Ecuador rights abuses under state of 'armed conflict': HRW | World News - Hindustan Times

Ecuador rights abuses under state of 'armed conflict': HRW

May 22, 2024 10:45 AM IST

Ecuador rights abuses under state of 'armed conflict': HRW

Human Rights Watch on Wednesday urged Ecuador's President Daniel Noboa to reverse his declaration of a state of "internal armed conflict" in the gang-violence torn country, saying it had opened the door to rights abuses.

Ecuador rights abuses under state of 'armed conflict': HRW
Ecuador rights abuses under state of 'armed conflict': HRW

Despite Noboa's efforts to reduce violence blamed on an escalating war between rival gangs, the security situation "continues to be dire," HRW Americas director Juanita Goebertus Estrada wrote in an open letter addressed to Noboa.

Not only that, but there have been "multiple instances of serious human rights violations committed by security forces."

Noboa declared a state of emergency in January after a dangerous narco boss Jose Adolfo Macias, alias "Fito" escaped from maximum security detention.

As gangsters vowed "war" in response, setting off explosions and kidnapping police officers, the president then declared the country to be in a state of "internal armed conflict" and ordered the army to "neutralize" 22 criminal groups.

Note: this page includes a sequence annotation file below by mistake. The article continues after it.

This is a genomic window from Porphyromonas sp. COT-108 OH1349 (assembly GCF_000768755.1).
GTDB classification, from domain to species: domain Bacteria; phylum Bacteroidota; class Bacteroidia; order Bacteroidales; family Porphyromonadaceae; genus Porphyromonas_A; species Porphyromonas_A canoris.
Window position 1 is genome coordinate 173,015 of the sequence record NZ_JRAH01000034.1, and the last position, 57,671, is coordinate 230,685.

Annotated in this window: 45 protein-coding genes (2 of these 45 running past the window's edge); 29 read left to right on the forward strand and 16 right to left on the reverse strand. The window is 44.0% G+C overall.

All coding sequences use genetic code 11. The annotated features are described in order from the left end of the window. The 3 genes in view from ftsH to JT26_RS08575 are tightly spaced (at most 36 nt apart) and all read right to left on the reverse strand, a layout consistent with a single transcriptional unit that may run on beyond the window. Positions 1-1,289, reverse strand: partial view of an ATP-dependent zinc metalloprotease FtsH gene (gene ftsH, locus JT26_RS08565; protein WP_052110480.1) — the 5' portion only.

HRW, in an assessment of the Noboa government's actions, concluded there appeared to be no legal basis for such a declaration, which allows for broader use of force and "opens the door to human rights violations."

The letter said "many people" detained since January "were apparently never taken before a prosecutor or judge," some of them beaten by soldiers and police.

It noted reports of at least "one apparent extrajudicial killing, several arbitrary arrests, and many cases of ill-treatment in prison which may in some cases amount to torture."

Long a peaceful haven sandwiched between top cocaine exporters Colombia and Peru, Ecuador has seen violence explode in recent years as rival gangs with links to Mexican and Colombian cartels vie for control.

Gang wars have largely played out in the country's prisons, where criminal leaders such as Fito wield immense control.

The battles have left hundreds of inmates dead since 2021, their bodies often found dismembered, decapitated or incinerated.

Estrada urged Noboa to review his declaration, limit the role of the armed forces and strengthen disciplinary measures in the police and military.

The president should also condemn reported human rights violations, "making it clear that such cases will not be tolerated," she wrote.


This article was generated from an automated news agency feed without modifications to text.

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